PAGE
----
Multiple perspectives in alternative school leadership development: A study of three first-year urban principals
The role of the school principal has become increasingly more challenging. This study analyzed the professional lives of 3 principals to learn about their 1st year on the job and to offer suggestions about how to improve principal preparation. A series of interviews and observations of 2 middle school principals and 1 elementary provided the data, using case study and portaiture methodologies. Using Bolman and Deal's (1997) 4-frame model for analyzing leadership challenges, the study found that until the challenges in these frames (structural, human resource, political, and symbolic) were overcome, the principals were not able to concentrate on instruction. All 3 principals survived their 1st year, in most instances successfully navigating the Bolman and Deal frames, which allowed them to focus on student achievement. The following implications and recommendations resulted from the study: Preparation programs should: (a) Screen aspiring principals carefully for crucial personal and professional attributes; (b) provide full-time year-long residencies; (c) include numerous opportunities for aspiring principals to lead groups of adults; and (d) focus on instructional leadership. Principals should: (a) Plan with Bolman and Deal's model in mind; (b) pay special attention to matters of safety and student discipline; (c) realize that education is as much about politics as education; and (d) develop staff capacity. School districts should: (a) Give support for principals' ideas and (b) provide resources. Preparation programs, principals themselves, and school districts should work to develop support groups for new principals.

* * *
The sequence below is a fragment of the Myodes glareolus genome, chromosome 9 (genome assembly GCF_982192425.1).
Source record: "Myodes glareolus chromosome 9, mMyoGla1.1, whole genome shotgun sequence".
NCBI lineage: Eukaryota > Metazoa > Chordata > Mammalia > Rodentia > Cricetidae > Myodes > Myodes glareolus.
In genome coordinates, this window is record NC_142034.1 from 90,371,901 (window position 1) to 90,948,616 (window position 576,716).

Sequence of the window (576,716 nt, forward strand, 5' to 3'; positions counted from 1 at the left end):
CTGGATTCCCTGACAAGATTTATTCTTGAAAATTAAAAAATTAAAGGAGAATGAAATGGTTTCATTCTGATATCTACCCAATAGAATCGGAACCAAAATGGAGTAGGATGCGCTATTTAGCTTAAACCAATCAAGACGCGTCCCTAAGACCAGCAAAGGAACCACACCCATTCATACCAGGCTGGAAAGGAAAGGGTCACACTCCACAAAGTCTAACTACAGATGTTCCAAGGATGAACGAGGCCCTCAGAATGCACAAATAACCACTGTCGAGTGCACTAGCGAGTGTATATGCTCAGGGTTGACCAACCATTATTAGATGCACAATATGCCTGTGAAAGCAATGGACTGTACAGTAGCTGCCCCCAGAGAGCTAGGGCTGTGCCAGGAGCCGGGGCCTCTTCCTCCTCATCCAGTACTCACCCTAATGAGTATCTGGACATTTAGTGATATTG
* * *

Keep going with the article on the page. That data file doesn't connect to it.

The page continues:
School administration|Adult education|Continuing education
Coles, Jann, "Multiple perspectives in alternative school leadership development: A study of three first-year urban principals" (2005). ETD Collection for Fordham University. AAI3178857.